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Along with his brother, Suleyman, Kudsi Erguner is one of the top players of the ney, a Turkish reed flute. In addition to his own recordings, Erguner has performed with Peter Gabriel, Maurice Bejart, Peter Brook, Georges Aperghis, Didier Lockwood, and Michel Portal. His compositions and collaborations have been heard in the films The Last Temptation of Christ and Meetings with Remarkable Men, theater piece and film Mahabharata, and the ballets Le Voyage Nocturne and Neva. Erguner's band, the Kudsi Erguner Ensemble, was formed in 1988, as Fasi, with the goal of preserving the classical music of the 16th century Ottomon Empire.
Erguner hails from a musical family. His father, Ulvi Erguner, and grandfather, Suleyman Erguner, were well-known players of the ney. In addition to what he learned from his father and grandfather, Erguner learned from the older musicians who often visited his childhood home. Erguner's knowledge of Turkish classical music was enhanced through his studies of the Sufi brotherhoods.
Launching his musical career in 1969 as a member of the Istanbul Radio Orchestra, Erguner moved to Paris six years later to study architecture and musicology.The following year, he worked on Peter Brook's movie Meetings with Remarkable Men, filmed on location in Afghanistan. Erguner later renewed his collaboration with Brook, composing and performing the score for a theater piece and film Mahabharata.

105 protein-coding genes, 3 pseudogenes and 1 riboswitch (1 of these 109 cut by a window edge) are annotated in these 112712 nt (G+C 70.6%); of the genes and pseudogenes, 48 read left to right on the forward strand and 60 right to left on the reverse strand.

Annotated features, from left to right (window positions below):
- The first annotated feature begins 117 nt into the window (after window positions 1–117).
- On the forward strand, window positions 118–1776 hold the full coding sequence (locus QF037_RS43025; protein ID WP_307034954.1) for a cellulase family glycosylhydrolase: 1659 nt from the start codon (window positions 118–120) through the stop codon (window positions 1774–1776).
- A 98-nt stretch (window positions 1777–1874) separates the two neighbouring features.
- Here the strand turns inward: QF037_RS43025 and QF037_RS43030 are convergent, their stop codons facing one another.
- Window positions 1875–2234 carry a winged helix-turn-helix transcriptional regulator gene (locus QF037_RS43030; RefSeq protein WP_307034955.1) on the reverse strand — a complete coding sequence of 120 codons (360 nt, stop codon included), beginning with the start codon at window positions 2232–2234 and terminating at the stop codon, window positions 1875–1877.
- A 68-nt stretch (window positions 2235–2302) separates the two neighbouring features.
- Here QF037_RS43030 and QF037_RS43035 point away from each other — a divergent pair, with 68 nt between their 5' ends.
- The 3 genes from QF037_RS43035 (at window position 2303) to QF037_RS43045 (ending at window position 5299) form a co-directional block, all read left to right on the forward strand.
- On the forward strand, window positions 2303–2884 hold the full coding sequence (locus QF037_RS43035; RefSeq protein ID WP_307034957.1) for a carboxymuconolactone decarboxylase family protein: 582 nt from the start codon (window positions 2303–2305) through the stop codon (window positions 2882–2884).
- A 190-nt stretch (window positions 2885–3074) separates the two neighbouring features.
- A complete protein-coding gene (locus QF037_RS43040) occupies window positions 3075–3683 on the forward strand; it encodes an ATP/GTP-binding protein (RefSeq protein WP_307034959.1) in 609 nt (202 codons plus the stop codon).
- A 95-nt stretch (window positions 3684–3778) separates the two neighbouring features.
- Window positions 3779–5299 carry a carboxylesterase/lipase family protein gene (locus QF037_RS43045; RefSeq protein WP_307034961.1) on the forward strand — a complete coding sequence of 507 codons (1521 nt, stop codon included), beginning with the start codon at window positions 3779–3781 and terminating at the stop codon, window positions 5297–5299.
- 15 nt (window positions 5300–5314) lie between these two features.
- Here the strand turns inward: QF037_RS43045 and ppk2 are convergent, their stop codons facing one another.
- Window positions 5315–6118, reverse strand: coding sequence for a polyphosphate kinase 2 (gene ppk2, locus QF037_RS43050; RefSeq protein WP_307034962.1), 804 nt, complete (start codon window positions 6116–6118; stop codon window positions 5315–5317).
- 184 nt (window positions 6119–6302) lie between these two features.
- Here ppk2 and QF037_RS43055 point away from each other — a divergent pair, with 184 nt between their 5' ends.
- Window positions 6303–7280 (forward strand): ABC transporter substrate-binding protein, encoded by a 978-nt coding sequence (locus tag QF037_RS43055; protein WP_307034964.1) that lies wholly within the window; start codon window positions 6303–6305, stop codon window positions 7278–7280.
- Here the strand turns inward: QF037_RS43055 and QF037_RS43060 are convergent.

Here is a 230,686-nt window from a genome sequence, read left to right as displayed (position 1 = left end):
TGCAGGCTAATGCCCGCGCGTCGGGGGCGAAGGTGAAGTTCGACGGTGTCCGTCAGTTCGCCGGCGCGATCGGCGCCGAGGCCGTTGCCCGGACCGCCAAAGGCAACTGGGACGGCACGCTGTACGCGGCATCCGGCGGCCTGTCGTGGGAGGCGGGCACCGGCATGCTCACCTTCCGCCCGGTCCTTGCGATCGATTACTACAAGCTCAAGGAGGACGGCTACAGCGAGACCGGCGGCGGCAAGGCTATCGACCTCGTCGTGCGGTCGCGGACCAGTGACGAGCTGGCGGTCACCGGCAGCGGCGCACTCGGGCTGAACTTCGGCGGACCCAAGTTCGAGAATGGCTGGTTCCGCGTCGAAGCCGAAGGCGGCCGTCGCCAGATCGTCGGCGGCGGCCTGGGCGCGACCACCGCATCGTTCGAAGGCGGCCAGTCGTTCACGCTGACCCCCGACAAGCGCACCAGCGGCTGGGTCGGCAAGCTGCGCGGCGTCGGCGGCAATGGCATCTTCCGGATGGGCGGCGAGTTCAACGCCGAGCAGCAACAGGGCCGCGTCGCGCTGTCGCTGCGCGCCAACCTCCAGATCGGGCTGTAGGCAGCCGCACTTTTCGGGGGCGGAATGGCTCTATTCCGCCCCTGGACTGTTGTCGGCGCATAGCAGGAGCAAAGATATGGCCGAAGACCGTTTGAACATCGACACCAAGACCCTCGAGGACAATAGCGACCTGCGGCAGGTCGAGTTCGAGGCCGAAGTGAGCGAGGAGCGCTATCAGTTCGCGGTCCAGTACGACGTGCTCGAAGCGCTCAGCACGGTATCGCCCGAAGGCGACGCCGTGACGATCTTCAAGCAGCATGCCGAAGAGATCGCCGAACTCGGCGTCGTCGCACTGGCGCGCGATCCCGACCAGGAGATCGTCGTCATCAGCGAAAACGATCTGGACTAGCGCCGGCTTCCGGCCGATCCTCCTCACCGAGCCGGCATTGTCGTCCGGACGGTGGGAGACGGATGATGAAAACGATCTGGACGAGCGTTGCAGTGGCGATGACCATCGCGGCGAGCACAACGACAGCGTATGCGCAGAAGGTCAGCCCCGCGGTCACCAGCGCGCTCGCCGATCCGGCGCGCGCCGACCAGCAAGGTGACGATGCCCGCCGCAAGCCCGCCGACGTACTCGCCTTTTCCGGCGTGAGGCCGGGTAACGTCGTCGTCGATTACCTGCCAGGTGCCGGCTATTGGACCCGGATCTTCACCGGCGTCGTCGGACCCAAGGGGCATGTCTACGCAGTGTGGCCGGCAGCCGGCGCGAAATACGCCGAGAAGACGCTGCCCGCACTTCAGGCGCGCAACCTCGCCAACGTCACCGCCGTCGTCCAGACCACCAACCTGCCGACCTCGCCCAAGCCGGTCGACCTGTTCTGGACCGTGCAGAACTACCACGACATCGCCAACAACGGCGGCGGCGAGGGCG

After conducting research in Turkey through a grant from UNESCO in 1980, Erguner returned to Paris and founded Mevlani, an institute for the study of the classical music and teachings of the Sufis. Between 1986 and 1987, Erguner spent lengthy periods in Pakistan recording and documenting traditional music for Radio France and France Musique. In late 1987, Erguner performed a concert of Ottoman music at the Royal Albert Hall in London.
In 1988, Erguner collaborated with Peter Gabriel on the soundtrack of The Last Temptation of Christ. The same year, he recorded an album with his brother, The Mystic Flutes of Sufi, featuring preludes to ceremonies of the Whirling Dervishes. Kudsi and Suleyman Ergenur renewed their partnership in 1990, releasing a second album together, Sufi Music of Turkey. The following year, Erguner released three albums — Turquie: Musique Soufi with Ilahi and Nefes N. Uzel, Oriental Dreams with Mahmoud Tebrizizadeh, and, together with the Kudsi Erguner Ensemble, was one of several artists featured on Gazel: Classical Sufi Music of the Ottomon Empire. In 1997, Erguner joined with Derya Turkan to record Chemins. Two years later, he formed the Kudsi Erguner Sufi-Jazz Project, with Christof Lauer, Michel Godard, and Marc Nauseef, and recorded Ottomania.